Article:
When a person begins to unravel the various meanings in the Masterpiece Cakeshop Ltd., et al v. Colorado Civil Rights Commission decision, recently rendered by the Supreme Court of the United States (SCOTUS), it becomes quickly obvious that what this ruling means in legal terms and what it means in the daily lives of LGBTQ+ American citizens is incredibly different.
For people of diverse orientations and identities, the effect of the interpretation of the words of the Bible, as seen by so-called Evangelical Christians is a danger. The discrimination this creates for people of diverse orientations and identities, is beyond frightening.
This country is tumbling more deeply into chasms, canyons and valleys that are anything-but-Christian. For those of us who don’t fit neatly into the mythical boxes of male and female — and the expectations that are attached to those boxes by mythical scotch tape and prehistoric bubble gum — concerns about being rounded up and being executed seem increasingly within the realm of possibility.
So, where shall we begin?
The 7-2 ruling itself, as can be seen in Amy Howe’s Scotus Blog Opinion analysis, was not a ruling against the Colorado couple. It was a ruling against the Colorado Civil Rights Commission. As Howe quotes Justice Kennedy, who wrote the majority opinion, the Court concluded that the “neutral and respectful consideration to which [the Masterpiece Cakeshop owner] Jack Phillips was entitled was compromised.” This is clearly true.
That said, the ruling’s effect on the daily lives of LGBTQ+ Americans has already been demonstrated by the corresponding increase in anti-LGBTQ+ hate crimes. This only compounds the current administration’s disdain for equal treatment based on sexual orientation or gender identity.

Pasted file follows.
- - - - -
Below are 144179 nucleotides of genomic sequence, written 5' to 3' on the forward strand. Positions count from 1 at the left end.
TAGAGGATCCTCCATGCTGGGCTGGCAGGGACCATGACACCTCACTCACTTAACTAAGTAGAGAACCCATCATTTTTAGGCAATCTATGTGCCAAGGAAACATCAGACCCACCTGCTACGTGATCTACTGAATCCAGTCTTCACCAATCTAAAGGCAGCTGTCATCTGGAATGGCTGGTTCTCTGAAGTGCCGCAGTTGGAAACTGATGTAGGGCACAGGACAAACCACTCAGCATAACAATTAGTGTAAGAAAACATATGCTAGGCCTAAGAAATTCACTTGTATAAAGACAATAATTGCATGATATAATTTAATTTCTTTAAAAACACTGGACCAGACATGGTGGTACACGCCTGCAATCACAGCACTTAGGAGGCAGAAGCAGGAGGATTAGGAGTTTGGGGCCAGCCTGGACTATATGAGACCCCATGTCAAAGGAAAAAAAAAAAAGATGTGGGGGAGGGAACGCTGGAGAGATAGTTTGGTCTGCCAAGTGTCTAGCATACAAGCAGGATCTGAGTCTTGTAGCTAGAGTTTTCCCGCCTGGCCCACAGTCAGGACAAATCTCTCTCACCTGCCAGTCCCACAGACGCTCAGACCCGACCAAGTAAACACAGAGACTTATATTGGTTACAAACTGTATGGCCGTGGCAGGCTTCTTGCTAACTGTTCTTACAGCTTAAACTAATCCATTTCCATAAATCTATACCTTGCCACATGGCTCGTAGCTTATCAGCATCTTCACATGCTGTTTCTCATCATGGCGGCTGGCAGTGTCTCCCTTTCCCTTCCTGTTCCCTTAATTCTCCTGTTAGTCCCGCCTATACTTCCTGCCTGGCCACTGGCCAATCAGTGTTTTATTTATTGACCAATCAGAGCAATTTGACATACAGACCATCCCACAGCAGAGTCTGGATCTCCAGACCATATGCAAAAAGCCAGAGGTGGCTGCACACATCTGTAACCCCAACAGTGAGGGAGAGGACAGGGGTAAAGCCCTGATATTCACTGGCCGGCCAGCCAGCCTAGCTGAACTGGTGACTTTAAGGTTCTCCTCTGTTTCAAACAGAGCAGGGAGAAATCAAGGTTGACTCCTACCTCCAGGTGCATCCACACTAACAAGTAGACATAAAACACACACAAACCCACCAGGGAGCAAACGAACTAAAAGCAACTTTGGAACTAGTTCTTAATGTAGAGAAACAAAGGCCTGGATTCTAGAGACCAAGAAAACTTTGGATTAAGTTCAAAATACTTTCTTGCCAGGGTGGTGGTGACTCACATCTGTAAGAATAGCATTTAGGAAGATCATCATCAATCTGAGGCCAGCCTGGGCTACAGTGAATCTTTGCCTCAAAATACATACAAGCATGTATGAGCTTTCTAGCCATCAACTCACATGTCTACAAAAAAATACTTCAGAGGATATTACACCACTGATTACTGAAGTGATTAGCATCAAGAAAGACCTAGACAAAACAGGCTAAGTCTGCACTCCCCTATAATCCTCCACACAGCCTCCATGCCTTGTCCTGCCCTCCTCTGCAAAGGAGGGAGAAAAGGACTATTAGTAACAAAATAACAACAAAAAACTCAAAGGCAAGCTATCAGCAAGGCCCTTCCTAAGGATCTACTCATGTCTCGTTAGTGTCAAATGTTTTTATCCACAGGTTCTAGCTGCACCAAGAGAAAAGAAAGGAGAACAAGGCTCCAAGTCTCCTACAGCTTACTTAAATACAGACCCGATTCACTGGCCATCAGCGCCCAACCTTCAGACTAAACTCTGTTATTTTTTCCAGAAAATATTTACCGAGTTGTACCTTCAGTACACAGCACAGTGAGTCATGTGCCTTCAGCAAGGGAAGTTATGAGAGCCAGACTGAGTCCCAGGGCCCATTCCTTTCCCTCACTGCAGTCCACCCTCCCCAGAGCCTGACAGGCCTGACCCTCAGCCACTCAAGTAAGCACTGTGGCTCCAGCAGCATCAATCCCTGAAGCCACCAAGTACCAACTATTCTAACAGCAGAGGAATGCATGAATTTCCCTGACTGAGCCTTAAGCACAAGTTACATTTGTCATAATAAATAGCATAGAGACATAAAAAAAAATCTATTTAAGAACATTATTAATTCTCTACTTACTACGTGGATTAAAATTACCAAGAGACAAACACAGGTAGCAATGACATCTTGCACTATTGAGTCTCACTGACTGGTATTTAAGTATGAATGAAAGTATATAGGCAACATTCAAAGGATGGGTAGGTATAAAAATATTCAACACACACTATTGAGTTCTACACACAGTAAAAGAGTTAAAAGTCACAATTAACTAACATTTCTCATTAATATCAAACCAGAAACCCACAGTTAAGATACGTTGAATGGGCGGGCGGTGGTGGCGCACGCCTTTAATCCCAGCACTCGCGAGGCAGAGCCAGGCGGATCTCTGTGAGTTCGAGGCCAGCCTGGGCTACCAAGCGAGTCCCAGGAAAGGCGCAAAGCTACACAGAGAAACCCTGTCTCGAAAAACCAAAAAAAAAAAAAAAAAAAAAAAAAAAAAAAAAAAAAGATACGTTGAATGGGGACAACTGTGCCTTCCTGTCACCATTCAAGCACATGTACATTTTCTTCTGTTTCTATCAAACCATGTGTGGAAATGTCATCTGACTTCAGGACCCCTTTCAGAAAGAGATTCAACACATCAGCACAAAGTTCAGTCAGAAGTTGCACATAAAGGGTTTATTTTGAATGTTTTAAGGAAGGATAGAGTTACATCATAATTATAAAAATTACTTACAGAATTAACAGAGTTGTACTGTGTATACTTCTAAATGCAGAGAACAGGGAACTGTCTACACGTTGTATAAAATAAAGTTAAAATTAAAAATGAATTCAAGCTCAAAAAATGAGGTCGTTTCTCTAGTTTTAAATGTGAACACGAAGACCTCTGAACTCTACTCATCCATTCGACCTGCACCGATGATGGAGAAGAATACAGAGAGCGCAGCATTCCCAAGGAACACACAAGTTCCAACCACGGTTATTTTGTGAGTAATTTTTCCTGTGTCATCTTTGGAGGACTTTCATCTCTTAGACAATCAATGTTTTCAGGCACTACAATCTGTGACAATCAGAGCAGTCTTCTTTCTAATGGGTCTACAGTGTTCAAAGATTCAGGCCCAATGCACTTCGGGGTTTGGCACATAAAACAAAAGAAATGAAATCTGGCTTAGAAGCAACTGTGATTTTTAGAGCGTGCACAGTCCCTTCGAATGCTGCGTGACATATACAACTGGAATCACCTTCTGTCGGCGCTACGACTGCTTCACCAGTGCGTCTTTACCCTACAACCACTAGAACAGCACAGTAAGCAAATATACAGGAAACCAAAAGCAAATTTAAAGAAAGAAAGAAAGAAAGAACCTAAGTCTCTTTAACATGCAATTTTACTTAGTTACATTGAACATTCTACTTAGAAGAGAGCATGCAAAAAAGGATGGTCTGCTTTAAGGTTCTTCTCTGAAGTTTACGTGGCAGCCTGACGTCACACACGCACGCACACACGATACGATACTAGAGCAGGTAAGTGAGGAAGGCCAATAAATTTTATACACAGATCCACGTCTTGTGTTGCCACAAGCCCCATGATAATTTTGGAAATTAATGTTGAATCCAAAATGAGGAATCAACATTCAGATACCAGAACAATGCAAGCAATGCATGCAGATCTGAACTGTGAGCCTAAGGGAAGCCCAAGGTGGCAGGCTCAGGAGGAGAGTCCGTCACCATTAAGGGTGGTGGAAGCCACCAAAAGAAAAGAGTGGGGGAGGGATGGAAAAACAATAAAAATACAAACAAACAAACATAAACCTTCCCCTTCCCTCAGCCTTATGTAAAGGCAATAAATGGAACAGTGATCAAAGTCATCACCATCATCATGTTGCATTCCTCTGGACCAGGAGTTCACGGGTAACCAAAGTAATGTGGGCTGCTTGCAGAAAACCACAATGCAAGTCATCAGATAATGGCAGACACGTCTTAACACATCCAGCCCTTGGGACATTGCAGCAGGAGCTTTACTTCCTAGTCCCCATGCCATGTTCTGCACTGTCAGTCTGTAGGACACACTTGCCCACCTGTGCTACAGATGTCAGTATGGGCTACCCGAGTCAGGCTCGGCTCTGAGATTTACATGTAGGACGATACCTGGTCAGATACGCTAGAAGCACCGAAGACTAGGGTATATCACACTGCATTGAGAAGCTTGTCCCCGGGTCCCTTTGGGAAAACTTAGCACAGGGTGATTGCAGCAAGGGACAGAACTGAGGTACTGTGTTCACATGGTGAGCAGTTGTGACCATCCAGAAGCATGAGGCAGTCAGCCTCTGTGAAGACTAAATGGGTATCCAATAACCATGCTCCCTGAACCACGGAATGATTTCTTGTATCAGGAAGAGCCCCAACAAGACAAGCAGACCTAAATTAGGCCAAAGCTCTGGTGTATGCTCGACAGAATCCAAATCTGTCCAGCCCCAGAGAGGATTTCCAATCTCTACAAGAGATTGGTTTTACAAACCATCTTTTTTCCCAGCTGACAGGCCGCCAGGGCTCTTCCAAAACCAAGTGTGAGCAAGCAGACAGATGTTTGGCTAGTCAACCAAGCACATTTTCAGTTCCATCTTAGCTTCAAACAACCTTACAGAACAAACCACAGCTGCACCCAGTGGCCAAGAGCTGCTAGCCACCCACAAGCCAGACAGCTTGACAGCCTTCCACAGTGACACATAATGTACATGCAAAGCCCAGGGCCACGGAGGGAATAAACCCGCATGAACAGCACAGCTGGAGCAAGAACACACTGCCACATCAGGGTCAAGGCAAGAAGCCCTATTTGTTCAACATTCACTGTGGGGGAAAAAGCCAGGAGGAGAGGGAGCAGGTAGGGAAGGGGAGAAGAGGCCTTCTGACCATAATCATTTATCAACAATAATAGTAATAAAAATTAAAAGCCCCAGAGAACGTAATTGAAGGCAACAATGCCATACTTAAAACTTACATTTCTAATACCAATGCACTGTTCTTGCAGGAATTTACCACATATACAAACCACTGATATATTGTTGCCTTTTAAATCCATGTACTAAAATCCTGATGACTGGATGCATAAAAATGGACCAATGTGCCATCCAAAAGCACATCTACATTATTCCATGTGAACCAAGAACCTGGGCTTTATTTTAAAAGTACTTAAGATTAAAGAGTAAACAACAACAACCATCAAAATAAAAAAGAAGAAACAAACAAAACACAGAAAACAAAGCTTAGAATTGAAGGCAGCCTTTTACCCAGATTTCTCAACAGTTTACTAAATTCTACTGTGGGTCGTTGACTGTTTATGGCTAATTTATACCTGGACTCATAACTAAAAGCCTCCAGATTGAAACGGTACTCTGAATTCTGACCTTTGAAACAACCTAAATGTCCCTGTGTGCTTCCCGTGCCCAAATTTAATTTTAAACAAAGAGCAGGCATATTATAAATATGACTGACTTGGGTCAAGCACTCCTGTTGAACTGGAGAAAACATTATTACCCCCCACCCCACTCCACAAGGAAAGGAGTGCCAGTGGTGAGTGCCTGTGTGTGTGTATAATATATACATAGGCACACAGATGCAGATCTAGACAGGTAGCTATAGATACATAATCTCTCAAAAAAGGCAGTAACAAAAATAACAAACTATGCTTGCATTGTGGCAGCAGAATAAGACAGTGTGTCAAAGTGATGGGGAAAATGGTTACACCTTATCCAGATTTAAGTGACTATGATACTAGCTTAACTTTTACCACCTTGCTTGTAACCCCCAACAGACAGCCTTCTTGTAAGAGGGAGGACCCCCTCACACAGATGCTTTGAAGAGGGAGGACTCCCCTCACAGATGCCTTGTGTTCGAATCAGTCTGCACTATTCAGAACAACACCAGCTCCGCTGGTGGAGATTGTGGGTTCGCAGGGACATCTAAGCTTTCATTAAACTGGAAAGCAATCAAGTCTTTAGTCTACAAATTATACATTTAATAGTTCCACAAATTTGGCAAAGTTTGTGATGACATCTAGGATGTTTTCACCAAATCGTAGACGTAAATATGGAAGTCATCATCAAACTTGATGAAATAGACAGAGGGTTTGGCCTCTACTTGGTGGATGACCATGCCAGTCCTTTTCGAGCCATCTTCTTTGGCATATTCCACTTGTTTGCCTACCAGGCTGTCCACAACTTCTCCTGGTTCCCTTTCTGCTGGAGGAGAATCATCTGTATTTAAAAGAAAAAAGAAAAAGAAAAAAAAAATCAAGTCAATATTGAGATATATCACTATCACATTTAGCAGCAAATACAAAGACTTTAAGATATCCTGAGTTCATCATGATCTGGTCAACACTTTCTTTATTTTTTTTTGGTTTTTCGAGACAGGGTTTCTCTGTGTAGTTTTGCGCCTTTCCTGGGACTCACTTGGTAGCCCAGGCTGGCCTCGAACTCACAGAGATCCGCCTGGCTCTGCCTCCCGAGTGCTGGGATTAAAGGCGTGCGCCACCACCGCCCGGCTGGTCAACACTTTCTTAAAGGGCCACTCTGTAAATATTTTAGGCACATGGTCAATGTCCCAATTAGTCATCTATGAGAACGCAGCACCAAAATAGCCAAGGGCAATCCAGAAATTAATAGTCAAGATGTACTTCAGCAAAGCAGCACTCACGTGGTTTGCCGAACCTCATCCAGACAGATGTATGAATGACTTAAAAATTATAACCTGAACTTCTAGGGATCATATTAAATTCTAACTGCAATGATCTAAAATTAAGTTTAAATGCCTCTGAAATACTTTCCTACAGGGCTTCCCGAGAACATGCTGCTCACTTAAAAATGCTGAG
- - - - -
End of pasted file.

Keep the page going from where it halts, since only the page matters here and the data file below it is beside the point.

Trudy Ring writes for The Advocate, “Hate-related homicides of LGBTQ+ people were up 86 percent from 2016, and political rhetoric is partly to blame, says a new report.”
Even more frightening is the fact that court rulings, legislative actions, and inflammatory language also increase the number of LGBTQ+ youth suicides. To put it bluntly, when things like this ruling make news across the country, children die.
On the Evangelical Christian front, I am carried back to the days of my young adulthood and the often-heard statement, “The Moral Majority is neither.”
The people who represent themselves as Evangelical Christians are consistently neither Evangelical nor Christian.
The first definition of evangelical in the Merriam-Webster online dictionary states, “of, relating to, or being in agreement with the Christian gospel especially as it is presented in the four Gospels.” Jesus had nothing to say about the LGBTQ+ population. He did talk a lot about unconditional love.
I know that there are a lot of ideas about what it means to be Christian. My idea is to do my best to try to follow the example and teachings of Jesus Christ.
I know I can’t define what being Christian means for other people, but if you are playing the Christian Card and you are not following Jesus, or even close to following Jesus, you might consider exactly what it was that Jesus asked us to do.
Love God and love your neighbor.
And if you need a little more specific information, I would suggest looking in Matthew 25:31-46 – the story of the sheep and the goats. Feed the hungry, give drink to the thirsty, welcome the stranger, clothe the naked, care for the sick, and visit the imprisoned.
“He will reply, ‘Truly I tell you, whatever you did not do for one of the least of these, you did not do for me.’” (Matthew 25:45 – NIV).
Truth is, I can’t really say if I am Christian or not. I am trying to follow Jesus. The judgment about whether or not I have lived up to being Christian will not come from me. It certainly does not come from Evangelical Christians.
News about my judgment day and the judgment day for others will have to wait. I have no way of knowing.
But there is one thing I am sure of — deep in my heart and soul — Jesus would have baked the cake.
Photo by: Victoria Pickering